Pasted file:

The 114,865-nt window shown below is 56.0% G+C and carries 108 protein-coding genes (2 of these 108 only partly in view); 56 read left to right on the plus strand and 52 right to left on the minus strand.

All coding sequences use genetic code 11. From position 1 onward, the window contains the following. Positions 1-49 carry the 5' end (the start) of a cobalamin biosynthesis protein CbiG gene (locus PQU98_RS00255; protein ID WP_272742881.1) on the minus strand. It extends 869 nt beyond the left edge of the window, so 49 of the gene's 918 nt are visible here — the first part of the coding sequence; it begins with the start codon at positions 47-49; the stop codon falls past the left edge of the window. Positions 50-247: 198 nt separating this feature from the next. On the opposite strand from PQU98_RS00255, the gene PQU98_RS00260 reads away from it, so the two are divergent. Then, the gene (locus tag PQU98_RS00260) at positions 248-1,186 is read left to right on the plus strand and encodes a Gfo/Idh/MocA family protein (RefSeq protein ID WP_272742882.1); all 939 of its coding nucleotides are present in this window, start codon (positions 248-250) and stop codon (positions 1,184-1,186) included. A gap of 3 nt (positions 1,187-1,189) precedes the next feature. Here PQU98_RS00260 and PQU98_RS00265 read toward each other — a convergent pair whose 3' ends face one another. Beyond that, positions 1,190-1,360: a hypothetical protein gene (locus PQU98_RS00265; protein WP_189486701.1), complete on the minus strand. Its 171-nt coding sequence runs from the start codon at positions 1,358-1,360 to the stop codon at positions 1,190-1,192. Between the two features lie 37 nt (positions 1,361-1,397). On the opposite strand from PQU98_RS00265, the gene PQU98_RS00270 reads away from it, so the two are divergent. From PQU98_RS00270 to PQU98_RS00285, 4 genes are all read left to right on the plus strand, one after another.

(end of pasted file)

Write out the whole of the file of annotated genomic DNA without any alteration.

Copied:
The 114,865-nt window shown below is 56.0% G+C and carries 108 protein-coding genes (2 of these 108 only partly in view); 56 read left to right on the plus strand and 52 right to left on the minus strand.

All coding sequences use genetic code 11. From position 1 onward, the window contains the following. Positions 1-49 carry the 5' end (the start) of a cobalamin biosynthesis protein CbiG gene (locus PQU98_RS00255; protein ID WP_272742881.1) on the minus strand. It extends 869 nt beyond the left edge of the window, so 49 of the gene's 918 nt are visible here — the first part of the coding sequence; it begins with the start codon at positions 47-49; the stop codon falls past the left edge of the window. Positions 50-247: 198 nt separating this feature from the next. On the opposite strand from PQU98_RS00255, the gene PQU98_RS00260 reads away from it, so the two are divergent. Then, the gene (locus tag PQU98_RS00260) at positions 248-1,186 is read left to right on the plus strand and encodes a Gfo/Idh/MocA family protein (RefSeq protein ID WP_272742882.1); all 939 of its coding nucleotides are present in this window, start codon (positions 248-250) and stop codon (positions 1,184-1,186) included. A gap of 3 nt (positions 1,187-1,189) precedes the next feature. Here PQU98_RS00260 and PQU98_RS00265 read toward each other — a convergent pair whose 3' ends face one another. Beyond that, positions 1,190-1,360: a hypothetical protein gene (locus PQU98_RS00265; protein WP_189486701.1), complete on the minus strand. Its 171-nt coding sequence runs from the start codon at positions 1,358-1,360 to the stop codon at positions 1,190-1,192. Between the two features lie 37 nt (positions 1,361-1,397). On the opposite strand from PQU98_RS00265, the gene PQU98_RS00270 reads away from it, so the two are divergent. From PQU98_RS00270 to PQU98_RS00285, 4 genes are all read left to right on the plus strand, one after another.